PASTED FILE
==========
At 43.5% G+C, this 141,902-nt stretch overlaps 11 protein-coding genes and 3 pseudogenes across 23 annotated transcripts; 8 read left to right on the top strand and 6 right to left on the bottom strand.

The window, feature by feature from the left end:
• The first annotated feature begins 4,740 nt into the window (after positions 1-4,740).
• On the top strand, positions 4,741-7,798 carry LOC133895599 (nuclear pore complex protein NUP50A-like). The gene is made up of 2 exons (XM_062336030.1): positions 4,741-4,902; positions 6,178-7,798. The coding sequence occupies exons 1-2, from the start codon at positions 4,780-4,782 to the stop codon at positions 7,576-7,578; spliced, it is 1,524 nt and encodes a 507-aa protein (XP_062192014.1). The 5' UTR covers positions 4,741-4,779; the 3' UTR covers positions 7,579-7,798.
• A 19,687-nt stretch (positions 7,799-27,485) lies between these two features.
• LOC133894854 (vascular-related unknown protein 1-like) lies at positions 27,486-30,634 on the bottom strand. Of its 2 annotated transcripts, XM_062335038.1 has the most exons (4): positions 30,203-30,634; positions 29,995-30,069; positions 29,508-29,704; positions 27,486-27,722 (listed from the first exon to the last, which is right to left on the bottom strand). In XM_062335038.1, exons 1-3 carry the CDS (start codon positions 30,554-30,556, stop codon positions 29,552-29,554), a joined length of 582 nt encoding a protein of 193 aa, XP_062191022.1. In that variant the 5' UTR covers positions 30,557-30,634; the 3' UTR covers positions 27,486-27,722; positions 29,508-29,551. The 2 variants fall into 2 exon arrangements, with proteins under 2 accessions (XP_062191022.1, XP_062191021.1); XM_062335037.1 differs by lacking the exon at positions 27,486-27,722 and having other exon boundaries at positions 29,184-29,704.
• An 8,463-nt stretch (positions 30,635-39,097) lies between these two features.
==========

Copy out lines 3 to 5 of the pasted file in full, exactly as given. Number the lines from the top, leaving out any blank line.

• The first annotated feature begins 4,740 nt into the window (after positions 1-4,740).
• On the top strand, positions 4,741-7,798 carry LOC133895599 (nuclear pore complex protein NUP50A-like). The gene is made up of 2 exons (XM_062336030.1): positions 4,741-4,902; positions 6,178-7,798. The coding sequence occupies exons 1-2, from the start codon at positions 4,780-4,782 to the stop codon at positions 7,576-7,578; spliced, it is 1,524 nt and encodes a 507-aa protein (XP_062192014.1). The 5' UTR covers positions 4,741-4,779; the 3' UTR covers positions 7,579-7,798.
• A 19,687-nt stretch (positions 7,799-27,485) lies between these two features.